a review by Nalini Haynes
Writer and Director: Gareth Edwards
Release: 2011 on DVD and BluRay
Monsters opens with Andrew Kaulder, a photographer, searching for Samantha Wynden, the daughter of his boss who was in Mexico on holiday. Sam was injured in an ‘incident’ with an alien that resulted in the destruction of her hotel. NASA had found alien DNA in space and brought it back to Earth for study, however the space shuttle broke up on re-entry, releasing this DNA into the atmosphere. The infected zone is marked on maps like a country, running through northern Mexico and southern USA.
Andrew finds Sam in hospital, with her wrist wrapped up but otherwise well. Andrew reports back to his supervisor that he found Sam. He is instructed to escort her safely home. Andrew refuses, arguing because he needs to photograph an alien in order to further his career. Andrew takes Sam to buy a ticket on a ferry to take her back to the USA and safety. After purchasing this ticket, they go out to celebrate. After Sam turns down Andrew, he finds another woman with which to occupy the night. This predictably ends with their money, passports and ferry tickets being stolen, so they have to travel through the infected zone to get to the US. This is where the predictability of the movie ends.
Everywhere Andrew and Sam travel there is evidence of the ‘alien invasion’; quarantine signs, warning signs marking the infection zone, and gas mask signs similar to those in WW2 in Britain are everywhere. Street art also reveals the impact of this ‘alien invasion’ on the lives of locals. The scenery is littered with demolished buildings including portions of the aliens who were killed during air strikes. As they travel into the infected zone the scenery changes, with less buildings but occasional debris as evidence of the destructive nature of the conflict in process.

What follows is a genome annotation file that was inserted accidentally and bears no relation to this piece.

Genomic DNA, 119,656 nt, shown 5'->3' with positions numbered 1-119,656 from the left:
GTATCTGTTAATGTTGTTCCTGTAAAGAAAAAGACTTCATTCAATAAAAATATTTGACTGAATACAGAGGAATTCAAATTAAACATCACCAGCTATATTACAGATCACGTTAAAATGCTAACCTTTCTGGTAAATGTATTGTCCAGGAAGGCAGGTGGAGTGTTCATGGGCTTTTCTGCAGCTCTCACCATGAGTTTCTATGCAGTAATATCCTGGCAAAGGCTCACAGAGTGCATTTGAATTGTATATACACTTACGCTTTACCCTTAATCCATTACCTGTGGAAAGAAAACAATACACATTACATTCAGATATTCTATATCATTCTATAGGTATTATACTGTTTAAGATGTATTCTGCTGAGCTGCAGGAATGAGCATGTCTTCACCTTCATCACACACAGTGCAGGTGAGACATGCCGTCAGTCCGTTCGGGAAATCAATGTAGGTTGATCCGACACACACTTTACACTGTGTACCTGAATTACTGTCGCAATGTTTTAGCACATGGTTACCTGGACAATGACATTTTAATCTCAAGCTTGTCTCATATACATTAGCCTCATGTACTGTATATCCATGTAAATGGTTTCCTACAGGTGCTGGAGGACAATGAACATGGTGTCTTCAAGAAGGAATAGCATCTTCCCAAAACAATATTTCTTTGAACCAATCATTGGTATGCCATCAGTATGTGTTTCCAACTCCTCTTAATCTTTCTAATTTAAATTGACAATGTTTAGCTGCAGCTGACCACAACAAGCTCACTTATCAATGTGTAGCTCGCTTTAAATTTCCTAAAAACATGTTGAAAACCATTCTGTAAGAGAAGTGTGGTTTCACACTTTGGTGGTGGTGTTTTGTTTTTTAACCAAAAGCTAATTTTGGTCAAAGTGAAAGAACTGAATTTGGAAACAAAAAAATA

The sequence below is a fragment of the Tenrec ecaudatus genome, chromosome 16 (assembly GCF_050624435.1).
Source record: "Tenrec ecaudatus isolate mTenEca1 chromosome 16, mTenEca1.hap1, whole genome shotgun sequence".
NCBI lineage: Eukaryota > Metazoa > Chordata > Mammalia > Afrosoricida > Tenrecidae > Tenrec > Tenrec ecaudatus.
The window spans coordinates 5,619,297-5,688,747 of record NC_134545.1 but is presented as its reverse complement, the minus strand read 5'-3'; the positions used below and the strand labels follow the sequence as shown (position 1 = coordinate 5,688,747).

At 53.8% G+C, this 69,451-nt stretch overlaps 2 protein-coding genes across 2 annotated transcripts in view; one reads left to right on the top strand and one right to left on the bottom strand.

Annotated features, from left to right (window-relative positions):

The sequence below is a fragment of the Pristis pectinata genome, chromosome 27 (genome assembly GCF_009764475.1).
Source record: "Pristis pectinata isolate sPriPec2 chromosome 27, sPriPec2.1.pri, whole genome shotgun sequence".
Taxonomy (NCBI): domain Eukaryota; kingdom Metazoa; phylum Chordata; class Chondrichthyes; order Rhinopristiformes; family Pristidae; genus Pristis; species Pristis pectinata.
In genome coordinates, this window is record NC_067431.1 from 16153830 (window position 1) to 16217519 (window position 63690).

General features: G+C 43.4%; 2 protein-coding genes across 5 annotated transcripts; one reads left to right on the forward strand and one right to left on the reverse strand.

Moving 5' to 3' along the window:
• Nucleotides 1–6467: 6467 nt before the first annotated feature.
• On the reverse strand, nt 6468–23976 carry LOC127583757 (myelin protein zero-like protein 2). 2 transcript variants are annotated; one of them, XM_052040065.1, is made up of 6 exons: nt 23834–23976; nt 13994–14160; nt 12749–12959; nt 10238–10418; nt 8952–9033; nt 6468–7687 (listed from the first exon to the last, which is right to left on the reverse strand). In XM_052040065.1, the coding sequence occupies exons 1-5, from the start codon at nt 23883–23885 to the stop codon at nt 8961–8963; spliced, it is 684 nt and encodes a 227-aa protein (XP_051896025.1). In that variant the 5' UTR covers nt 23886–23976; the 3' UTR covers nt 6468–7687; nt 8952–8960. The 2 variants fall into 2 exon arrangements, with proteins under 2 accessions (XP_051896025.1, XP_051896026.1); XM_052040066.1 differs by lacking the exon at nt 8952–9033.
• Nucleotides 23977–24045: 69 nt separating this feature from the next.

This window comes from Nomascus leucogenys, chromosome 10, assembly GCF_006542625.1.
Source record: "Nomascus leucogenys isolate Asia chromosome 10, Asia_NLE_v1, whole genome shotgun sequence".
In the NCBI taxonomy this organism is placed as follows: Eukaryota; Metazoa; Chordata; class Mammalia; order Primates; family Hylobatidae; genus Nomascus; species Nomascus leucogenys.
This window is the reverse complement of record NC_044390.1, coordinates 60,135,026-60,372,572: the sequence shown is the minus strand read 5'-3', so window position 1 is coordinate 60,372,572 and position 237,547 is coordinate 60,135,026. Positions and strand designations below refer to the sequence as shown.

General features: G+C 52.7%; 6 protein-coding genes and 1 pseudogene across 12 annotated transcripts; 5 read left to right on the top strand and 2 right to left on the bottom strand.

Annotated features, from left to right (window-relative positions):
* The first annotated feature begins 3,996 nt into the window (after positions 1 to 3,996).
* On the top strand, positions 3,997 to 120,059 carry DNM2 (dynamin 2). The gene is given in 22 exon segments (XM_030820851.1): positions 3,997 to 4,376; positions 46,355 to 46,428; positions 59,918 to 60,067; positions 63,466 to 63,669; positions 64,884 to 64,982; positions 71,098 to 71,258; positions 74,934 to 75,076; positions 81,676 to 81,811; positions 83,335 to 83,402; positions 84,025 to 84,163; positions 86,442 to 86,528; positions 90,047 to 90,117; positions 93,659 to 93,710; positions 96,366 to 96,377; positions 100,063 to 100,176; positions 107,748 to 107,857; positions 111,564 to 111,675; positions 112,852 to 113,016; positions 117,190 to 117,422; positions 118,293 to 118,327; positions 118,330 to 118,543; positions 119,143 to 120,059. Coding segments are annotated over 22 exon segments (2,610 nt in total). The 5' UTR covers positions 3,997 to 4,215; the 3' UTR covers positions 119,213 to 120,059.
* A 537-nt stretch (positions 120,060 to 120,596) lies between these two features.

The viewer learns more about the aliens, not from scientists as has become somewhat cliché, but from laypeople who have observed the alien lifecycle in process and have learned to live alongside the aliens to some extent. Some of the scenes are fascinating and even somewhat beautiful. Alien song acts as a threatening soundtrack increasing tension throughout their journey.
Suspense is developed well throughout this story that reads somewhat as a travel dialogue with horror overtones. The finale is unexpected, an excellent conclusion to a unique alien invasion story. I think this is excellent science fiction and a must see.
Monsters won Best Director at the 2010 British Independent Film Awards and was officially selected for the 2010 Melbourne International Film Festival.
Previously published in Dark Matter issue 4, July 2011, blog post predated to reflect the original publication date.